What would a murder mystery be without a death? If it happens off the page, it's a cozy mystery. If you see the death happen on the page, through a character's viewpoint, it could be a thriller (like the Jack Reacher series written by Lee Child).
How does a writer decide who the victim will be? In some cases, the victim's name can be nominated by friends or family. Lisa Gardner has a contest to Kill a Friend, Maim a Buddy. Some writer's auction off the opportunity at a fundraising event. The name is separate from the person's appearance or traits.
In my case, any person who really annoys me or is too stupid to live is a potential candidate. I may take certain aspects of that person, but only I will really know who the inspiration was. Enough details will be changed to prevent a lawsuit for libel. In the romance genre, the joke was that the best way to avoid being sued was to give the character a small penis. Who would want to claim that identifying aspect?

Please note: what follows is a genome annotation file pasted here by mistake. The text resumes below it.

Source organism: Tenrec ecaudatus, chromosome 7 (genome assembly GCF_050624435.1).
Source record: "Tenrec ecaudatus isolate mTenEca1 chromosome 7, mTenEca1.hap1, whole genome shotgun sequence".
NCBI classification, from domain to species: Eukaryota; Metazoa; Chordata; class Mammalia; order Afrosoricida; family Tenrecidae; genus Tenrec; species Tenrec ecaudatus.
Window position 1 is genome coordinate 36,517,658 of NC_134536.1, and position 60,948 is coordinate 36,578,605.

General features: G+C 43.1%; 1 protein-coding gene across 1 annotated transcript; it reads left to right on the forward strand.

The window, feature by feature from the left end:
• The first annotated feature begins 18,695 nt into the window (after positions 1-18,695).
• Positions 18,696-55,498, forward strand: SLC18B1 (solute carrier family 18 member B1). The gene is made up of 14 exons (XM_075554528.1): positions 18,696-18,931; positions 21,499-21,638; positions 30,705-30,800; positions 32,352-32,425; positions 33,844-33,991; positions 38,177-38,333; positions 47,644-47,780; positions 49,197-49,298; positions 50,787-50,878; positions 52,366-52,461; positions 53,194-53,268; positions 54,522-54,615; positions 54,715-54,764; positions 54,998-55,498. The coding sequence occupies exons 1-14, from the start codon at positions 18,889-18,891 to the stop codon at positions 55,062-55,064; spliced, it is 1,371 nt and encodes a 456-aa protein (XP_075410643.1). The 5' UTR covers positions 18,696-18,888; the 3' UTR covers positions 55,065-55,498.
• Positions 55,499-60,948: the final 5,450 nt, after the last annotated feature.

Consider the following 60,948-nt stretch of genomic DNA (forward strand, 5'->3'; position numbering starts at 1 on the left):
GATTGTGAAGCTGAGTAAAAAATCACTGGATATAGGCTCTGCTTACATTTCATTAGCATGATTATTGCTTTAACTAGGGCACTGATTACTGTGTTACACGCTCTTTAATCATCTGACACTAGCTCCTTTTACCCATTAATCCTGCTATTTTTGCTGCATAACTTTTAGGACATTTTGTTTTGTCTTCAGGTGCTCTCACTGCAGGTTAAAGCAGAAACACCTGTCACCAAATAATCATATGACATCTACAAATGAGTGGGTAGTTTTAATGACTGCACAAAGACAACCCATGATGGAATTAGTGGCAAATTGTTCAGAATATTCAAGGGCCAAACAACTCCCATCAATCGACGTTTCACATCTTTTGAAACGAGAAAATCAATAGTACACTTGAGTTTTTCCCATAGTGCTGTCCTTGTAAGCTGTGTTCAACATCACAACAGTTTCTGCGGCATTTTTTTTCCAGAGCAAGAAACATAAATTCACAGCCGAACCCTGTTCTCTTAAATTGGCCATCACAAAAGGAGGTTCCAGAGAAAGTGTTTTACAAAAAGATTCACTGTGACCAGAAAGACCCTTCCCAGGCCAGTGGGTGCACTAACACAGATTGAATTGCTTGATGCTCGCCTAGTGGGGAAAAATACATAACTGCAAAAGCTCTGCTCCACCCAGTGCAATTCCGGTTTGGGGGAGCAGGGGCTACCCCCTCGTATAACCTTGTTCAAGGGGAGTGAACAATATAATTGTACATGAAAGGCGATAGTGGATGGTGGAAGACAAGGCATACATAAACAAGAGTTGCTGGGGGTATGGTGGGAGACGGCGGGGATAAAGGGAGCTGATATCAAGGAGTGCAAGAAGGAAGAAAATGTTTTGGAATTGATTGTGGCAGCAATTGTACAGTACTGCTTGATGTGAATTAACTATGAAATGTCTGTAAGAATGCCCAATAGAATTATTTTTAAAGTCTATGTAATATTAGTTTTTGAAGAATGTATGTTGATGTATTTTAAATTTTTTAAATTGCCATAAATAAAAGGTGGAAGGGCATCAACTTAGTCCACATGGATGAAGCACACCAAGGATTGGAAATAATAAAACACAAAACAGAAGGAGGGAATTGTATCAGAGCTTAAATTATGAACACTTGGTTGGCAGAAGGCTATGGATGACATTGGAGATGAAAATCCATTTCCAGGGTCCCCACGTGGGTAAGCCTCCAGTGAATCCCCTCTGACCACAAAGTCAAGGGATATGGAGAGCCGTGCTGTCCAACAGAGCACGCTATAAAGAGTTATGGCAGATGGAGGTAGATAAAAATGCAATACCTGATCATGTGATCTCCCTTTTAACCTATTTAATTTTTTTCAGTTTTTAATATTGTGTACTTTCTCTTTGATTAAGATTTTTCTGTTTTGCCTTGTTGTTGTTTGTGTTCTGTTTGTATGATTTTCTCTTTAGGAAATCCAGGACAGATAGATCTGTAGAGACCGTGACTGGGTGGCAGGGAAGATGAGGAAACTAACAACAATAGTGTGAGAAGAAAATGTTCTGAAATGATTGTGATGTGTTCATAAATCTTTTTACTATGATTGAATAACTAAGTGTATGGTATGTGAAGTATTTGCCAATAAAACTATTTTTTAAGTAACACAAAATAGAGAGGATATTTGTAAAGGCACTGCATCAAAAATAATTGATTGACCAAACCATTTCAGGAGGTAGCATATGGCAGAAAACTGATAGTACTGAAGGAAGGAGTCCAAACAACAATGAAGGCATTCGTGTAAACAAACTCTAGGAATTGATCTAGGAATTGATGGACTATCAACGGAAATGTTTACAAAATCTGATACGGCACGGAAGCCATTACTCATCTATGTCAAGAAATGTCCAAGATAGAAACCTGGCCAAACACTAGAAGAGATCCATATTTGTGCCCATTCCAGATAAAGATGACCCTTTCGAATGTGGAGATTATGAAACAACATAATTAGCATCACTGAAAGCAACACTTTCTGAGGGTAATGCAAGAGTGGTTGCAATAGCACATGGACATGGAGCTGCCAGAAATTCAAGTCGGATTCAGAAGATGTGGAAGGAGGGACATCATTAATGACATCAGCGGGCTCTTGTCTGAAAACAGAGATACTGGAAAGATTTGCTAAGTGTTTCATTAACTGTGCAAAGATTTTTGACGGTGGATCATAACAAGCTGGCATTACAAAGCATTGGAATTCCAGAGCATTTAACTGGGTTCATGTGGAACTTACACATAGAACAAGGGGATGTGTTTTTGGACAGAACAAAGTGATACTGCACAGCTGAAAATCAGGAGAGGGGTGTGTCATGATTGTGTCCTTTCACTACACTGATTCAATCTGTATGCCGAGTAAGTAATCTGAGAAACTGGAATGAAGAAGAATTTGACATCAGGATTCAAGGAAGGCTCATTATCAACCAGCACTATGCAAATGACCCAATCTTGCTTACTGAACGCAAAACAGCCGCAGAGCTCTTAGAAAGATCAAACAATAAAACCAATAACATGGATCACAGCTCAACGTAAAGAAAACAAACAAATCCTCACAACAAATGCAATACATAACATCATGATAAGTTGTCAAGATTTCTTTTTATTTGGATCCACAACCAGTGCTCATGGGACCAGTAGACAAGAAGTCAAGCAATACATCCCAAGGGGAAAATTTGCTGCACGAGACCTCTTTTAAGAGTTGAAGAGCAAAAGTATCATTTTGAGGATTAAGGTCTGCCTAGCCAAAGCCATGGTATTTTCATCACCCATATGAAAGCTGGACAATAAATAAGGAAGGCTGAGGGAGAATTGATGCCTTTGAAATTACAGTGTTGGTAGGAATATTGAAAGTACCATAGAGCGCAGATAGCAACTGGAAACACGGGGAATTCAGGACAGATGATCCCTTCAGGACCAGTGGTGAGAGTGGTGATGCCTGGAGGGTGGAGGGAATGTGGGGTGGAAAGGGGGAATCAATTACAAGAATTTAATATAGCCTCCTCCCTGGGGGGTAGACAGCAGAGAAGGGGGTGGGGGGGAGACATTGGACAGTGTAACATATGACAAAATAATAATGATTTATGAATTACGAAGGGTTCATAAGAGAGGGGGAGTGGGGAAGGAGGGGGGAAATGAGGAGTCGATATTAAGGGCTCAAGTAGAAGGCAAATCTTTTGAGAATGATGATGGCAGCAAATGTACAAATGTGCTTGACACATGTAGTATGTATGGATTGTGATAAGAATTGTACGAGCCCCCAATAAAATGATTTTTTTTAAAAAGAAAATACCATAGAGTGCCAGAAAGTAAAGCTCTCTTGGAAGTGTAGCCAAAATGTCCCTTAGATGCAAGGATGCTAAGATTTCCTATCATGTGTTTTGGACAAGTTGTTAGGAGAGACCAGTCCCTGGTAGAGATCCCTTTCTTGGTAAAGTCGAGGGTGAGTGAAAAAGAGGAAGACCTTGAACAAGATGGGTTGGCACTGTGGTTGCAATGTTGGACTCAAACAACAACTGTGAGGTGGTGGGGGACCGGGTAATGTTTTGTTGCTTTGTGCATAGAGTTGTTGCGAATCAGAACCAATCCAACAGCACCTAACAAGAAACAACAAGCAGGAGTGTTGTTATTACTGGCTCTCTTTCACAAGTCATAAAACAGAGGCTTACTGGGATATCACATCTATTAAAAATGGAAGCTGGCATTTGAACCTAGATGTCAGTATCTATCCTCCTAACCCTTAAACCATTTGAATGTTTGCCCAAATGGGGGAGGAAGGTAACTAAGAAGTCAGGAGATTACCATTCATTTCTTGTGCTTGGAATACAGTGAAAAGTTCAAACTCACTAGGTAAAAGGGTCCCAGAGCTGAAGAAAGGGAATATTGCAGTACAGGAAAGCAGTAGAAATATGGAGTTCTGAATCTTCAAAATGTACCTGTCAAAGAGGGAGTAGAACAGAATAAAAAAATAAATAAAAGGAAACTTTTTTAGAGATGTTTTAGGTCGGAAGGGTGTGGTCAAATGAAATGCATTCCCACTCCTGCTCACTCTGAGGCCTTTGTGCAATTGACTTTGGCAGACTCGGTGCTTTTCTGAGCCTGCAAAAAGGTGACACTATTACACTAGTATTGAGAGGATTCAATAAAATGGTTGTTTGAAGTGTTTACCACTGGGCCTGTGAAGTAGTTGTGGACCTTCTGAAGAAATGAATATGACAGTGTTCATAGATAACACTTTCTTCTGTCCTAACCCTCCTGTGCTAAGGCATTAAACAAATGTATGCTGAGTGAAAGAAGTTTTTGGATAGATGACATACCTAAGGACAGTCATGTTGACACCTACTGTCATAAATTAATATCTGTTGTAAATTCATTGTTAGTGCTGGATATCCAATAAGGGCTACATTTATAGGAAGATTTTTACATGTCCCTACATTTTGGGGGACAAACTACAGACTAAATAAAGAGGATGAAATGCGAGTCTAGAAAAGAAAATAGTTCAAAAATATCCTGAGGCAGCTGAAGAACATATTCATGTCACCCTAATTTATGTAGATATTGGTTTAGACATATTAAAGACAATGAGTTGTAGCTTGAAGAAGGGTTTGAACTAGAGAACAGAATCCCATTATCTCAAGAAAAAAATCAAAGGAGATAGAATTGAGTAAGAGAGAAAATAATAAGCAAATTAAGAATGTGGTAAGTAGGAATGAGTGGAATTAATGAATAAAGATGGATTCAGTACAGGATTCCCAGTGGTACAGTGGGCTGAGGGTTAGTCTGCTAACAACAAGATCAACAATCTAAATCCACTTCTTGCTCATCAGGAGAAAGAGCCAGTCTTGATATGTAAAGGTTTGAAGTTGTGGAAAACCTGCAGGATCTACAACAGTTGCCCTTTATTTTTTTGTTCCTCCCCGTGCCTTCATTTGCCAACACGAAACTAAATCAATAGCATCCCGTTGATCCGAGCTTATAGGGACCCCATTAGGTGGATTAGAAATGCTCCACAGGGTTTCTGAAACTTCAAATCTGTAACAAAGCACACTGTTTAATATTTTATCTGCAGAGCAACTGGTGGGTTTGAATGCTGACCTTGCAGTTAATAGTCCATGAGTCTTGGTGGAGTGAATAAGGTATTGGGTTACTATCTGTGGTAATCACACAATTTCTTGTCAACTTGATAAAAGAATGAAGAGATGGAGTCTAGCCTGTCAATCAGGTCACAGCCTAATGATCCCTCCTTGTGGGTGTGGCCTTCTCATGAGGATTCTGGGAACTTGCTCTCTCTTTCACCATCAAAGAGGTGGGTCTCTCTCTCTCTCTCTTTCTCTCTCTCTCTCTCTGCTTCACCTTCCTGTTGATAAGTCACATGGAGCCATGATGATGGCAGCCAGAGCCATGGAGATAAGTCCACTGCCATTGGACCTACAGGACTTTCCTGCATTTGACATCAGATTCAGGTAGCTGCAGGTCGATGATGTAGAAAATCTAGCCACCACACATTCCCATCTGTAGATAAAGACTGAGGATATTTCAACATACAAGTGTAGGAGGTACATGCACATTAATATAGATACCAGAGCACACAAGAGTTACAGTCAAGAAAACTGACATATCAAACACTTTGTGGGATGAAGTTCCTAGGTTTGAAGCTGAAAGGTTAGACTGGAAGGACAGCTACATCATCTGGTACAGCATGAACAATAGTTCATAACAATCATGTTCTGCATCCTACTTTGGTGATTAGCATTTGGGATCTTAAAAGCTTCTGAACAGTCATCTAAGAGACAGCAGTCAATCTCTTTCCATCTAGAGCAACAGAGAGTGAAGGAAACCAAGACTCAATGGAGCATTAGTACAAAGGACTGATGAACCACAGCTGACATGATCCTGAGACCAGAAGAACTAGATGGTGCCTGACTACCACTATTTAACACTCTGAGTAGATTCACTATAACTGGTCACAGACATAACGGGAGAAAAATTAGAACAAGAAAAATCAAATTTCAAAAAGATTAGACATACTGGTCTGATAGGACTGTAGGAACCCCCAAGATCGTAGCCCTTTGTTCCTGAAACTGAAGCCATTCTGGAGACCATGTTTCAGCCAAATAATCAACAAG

Some characters die to move the story forward. These are typically minor characters, who may be in one story. J.K. Rowling killed off one of her recurring characters in the Harry Potter series, and fans mourned his loss.
Some characters die because the author is tired of them. Sir Arthur Conan Doyle famously tried to kill off Sherlock Holmes, only to bring him back to life after the public demanded more Sherlock. Killing off a character for good works best when there is a body. In this case, Sherlock disappeared into the water beneath the falls, and the body wasn't found. Presto, he reappears, and lived again through many stories.
Every mystery author has their own way of dealing with death.
I'd be interested in hearing about yours.
Labels: Murder Victims